Disorders That Cause Daytime Sleepiness

If you’re always feeling sleepy or tired during the day and can’t seem to get enough rest, there may be an explanation. Certain sleep disorders can be to blame for excessive daytime sleepiness. Disorders such as obstructive sleep apnea, narcolepsy, circadian rhythm disorder, and insomnia shorten the length of time you are asleep, and also reduce sleep quality. It’s important to get these disorders diagnosed and treated. Untreated sleep disorders leading to daytime sleepiness increase risks of auto accidents, work-related accidents, and poor health in general.

Obstructive Sleep Apnea

Obstructive sleep apnea (OSA) causes pauses in breathing for several seconds or even min

obstructive sleep apnea
obstructive sleep apnea

utes many times throughout the night. These pauses in breathing cause the body’s oxygen level to be low, and when this happens you may gasp for air, waking you up. Continuously waking up at night interrupts your sleep cycle. Because of these interruptions, you don’t get sufficient sleep and you wake up feeling tired. Many people don’t even know they have OSA and do not realize they are waking up several times throughout the night.

Insomnia

Insomnia is characterized by sleeplessness. It is a disorder that makes it difficult to fall asleep or stay asleep for the amount of time your body needs (usually about seven to nine hours). The lack of sleep and interruptions to the slee

Can't Sleep - Insomnia
Can’t Sleep – Insomnia

p cycle may cause daytime sleepiness, irritability, and depression. It can last a short period of time or become a long-term condition.  Insomnia can be primary or secondary. Primary insomnia is a problem of its own, not caused by any other health condition. Secondary insomnia is caused by something else, such as medications, other health conditions, pain, anxiety, or substance abuse. Most people with insomnia are aware there is a problem but do not seek help from their doctors.

Circadian rhythm disorder

circadian rhythm
circadian rhythm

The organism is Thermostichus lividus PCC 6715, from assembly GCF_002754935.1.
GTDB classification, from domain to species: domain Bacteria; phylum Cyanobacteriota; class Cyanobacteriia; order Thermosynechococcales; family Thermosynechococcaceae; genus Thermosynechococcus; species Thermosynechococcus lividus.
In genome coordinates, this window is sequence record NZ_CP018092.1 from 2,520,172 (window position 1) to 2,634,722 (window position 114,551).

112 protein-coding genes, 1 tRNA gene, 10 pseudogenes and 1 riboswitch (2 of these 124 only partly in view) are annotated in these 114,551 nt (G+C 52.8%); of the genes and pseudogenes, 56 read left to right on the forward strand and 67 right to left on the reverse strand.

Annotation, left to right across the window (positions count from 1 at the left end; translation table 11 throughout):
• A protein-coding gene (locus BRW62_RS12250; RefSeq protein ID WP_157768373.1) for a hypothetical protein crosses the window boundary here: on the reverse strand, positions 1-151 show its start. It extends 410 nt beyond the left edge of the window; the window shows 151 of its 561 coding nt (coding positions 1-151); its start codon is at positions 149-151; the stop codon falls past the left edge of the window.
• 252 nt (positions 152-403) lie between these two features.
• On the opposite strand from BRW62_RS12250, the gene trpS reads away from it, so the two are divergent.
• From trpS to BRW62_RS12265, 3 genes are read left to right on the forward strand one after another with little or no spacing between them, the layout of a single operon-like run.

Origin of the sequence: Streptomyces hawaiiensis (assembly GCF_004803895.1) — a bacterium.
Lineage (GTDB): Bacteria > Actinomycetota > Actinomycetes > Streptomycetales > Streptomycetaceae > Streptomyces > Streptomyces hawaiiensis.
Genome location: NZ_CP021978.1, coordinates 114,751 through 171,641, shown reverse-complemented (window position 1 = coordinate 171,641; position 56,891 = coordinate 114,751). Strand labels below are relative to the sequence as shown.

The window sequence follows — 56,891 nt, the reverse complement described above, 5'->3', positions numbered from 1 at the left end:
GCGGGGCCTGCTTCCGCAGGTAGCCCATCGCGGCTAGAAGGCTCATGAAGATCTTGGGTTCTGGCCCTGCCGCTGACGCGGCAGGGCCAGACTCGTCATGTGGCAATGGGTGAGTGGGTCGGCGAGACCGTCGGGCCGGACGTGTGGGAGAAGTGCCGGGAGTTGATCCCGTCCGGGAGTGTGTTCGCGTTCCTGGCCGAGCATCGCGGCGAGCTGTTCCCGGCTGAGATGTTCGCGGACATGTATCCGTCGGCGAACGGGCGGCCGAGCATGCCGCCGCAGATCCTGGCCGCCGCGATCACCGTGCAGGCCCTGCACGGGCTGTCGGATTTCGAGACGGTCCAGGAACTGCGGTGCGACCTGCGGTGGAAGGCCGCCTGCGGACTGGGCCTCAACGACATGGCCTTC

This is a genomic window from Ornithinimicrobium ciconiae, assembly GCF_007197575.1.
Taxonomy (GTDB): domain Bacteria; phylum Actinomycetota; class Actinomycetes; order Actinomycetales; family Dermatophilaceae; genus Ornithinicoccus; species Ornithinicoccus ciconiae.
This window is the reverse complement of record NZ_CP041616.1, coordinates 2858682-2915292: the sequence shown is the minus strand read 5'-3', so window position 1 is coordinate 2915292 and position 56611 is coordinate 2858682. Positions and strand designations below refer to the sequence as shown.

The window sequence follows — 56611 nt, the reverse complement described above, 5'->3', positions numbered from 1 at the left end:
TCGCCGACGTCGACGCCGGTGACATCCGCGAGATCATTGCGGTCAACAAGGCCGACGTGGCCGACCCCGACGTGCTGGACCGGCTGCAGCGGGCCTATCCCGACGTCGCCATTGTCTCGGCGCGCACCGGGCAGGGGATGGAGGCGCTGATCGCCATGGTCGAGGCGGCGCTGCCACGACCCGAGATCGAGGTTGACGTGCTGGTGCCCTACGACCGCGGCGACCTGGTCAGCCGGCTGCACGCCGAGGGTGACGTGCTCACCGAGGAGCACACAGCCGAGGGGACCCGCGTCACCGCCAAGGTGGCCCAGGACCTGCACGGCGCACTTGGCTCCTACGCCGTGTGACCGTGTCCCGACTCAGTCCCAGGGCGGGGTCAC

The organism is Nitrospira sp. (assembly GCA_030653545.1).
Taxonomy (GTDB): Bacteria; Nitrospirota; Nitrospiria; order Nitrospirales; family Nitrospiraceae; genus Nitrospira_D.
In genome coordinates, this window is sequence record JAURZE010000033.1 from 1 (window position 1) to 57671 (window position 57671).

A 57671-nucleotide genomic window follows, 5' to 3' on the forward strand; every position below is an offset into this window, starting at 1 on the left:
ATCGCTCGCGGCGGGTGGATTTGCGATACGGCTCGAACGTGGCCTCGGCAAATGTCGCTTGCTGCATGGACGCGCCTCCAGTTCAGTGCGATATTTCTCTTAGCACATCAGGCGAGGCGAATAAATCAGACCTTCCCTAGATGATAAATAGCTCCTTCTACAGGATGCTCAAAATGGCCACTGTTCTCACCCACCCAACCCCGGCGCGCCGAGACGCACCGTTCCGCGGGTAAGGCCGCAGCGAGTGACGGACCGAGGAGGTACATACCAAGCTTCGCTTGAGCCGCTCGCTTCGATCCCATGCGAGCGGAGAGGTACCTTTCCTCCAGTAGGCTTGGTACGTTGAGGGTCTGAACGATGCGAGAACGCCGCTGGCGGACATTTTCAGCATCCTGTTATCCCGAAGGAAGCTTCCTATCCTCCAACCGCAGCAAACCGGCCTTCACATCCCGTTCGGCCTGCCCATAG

Another disorder that keeps us feeling tired is circadian rhythm disorder. Circadian rhythm is the “internal clock” that regulates biological processes over a 24-hour cycle. It determines when we are awake and when we sleep, and normal “clocks” are set by light and dark. But those suffering from circadian rhythm disorder have different sleep and wake times dictated by their “clocks.” These times do not fall into society’s  “normal” sleep times, and they are forced to sleep or wake up against their bodies wishes, leaving them tired the next day. There are multiple causes for this disorder. A common cause is shift work disorder, which affects people such as firefighters and nurses who work overnight or rotating shifts. Jet lag or changes in time zone also lead to excessive sleepiness during the day. Other causes for circadian rhythm disorder are pregnancy, certain medications, medical conditions such as Alzheimer’s Disease, mental health disorders, and any changes in routine.

Narcolepsy

Narcolepsy is a sleep disorder that causes extreme sleepiness during the day, causing the sufferer to unwillingly and suddenly fall asleep at any point of the day, no matter what he or she is doing. This could be dangerous because someone with this disorder can fall asleep even while driving. Most of the time narcolepsy is caused by a dysfunction in the part of the brain that causes us to stay awake. Although there is no known cure, it is treatable, so it’s important to seek help from your doctor.

Being tired or sleepy throughout your day does not necessarily mean you have a sleep disorder. But if you’re excessively tired every day and you cannot figure out why, a sleep disorder could be to blame. The sleepiness that these disorders cause can be dangerous and not good for your health, so make sure to talk to your doctor about diagnosis and proper treatment.

 

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